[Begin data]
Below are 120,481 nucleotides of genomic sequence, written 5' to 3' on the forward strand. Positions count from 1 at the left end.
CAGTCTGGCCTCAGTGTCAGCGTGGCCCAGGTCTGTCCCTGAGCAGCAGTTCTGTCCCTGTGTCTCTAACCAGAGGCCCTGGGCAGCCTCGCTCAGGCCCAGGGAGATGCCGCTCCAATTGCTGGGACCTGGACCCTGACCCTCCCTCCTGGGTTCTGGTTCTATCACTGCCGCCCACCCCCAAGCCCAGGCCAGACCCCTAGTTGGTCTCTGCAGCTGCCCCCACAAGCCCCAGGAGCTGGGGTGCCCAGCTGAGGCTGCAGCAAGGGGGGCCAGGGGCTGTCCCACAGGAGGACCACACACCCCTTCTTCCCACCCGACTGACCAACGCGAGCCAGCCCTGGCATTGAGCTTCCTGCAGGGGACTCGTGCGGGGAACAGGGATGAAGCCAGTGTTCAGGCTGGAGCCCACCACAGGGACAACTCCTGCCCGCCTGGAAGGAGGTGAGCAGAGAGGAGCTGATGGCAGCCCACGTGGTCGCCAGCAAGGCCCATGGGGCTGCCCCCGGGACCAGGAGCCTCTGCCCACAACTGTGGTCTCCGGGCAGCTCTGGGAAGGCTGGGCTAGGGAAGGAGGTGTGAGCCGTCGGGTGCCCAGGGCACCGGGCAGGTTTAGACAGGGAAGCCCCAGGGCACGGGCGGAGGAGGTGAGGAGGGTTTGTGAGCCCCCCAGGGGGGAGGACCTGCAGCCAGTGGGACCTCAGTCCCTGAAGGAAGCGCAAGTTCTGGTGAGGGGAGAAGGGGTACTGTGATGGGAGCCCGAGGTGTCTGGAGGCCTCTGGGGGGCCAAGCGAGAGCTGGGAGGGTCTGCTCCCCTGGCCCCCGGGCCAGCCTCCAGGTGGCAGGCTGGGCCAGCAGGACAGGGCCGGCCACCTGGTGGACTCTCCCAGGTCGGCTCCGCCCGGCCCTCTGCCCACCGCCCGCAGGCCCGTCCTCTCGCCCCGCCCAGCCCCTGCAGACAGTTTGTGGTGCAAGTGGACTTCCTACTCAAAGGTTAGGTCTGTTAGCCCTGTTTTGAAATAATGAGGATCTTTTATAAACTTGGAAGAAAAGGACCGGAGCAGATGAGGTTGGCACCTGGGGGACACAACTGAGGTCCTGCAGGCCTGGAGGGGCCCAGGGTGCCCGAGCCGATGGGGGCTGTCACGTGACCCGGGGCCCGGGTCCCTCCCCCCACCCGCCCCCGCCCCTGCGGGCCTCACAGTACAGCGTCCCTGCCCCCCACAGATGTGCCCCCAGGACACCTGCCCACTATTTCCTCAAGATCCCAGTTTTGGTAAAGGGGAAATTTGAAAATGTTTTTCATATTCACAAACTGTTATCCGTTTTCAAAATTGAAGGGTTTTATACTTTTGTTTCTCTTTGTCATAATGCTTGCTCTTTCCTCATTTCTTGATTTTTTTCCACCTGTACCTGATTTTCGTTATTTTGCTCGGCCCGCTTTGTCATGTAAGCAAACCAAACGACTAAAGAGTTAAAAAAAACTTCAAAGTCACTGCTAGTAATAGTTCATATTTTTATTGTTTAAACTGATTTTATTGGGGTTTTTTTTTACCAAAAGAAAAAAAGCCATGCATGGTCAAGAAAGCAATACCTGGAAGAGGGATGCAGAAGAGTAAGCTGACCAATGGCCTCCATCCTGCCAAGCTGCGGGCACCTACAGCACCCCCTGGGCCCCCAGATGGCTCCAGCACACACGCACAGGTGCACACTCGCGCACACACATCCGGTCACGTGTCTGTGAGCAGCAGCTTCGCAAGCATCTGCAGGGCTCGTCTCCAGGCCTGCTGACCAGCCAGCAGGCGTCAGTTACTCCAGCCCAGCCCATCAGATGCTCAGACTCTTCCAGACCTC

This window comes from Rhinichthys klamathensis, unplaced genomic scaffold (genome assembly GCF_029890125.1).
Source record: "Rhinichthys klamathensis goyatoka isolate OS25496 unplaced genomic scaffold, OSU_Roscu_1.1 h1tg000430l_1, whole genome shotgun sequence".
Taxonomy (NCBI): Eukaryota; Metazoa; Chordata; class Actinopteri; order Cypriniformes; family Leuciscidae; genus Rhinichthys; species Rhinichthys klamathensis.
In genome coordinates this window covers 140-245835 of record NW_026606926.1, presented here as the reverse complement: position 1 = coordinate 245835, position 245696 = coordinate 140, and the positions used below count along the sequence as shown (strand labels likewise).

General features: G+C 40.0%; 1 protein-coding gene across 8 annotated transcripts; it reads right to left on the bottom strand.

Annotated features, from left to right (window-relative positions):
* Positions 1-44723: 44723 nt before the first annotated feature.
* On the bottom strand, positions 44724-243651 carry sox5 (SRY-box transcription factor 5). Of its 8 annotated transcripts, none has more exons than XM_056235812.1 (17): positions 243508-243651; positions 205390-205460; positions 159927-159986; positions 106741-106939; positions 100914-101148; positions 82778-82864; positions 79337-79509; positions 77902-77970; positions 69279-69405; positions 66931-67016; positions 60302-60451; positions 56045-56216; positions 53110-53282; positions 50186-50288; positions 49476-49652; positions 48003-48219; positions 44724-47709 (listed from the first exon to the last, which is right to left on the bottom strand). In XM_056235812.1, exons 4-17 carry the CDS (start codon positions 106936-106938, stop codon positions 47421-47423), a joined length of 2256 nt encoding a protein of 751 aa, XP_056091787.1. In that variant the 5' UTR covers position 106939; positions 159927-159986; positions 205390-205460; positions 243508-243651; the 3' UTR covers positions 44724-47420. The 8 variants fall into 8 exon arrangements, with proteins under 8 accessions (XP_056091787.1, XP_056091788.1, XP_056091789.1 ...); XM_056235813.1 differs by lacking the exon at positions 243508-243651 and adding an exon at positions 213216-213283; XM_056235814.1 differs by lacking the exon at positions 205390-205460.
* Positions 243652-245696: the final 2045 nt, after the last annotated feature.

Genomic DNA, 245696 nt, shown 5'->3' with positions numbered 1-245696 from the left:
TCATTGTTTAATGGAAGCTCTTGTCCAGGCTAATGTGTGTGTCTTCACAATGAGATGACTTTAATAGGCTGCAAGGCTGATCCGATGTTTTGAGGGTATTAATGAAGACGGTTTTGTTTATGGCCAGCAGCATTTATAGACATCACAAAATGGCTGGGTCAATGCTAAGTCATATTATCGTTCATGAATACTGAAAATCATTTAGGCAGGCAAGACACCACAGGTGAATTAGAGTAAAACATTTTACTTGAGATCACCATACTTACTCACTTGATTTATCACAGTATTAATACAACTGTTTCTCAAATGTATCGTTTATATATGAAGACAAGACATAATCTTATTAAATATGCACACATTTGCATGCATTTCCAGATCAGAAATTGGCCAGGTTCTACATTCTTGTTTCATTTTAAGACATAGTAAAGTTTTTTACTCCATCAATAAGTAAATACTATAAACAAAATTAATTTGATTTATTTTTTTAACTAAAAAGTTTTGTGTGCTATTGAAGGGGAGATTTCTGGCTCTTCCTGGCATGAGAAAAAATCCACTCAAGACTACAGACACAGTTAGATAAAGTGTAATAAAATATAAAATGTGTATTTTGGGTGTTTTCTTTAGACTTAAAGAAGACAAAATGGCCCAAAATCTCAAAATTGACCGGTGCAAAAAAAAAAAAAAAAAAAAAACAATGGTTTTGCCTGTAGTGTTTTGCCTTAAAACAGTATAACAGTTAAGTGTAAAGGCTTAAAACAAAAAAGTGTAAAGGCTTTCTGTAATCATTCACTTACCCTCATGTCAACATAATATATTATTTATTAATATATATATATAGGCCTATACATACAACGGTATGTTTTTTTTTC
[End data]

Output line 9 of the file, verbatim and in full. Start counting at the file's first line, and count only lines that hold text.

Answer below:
* Positions 1-44723: 44723 nt before the first annotated feature.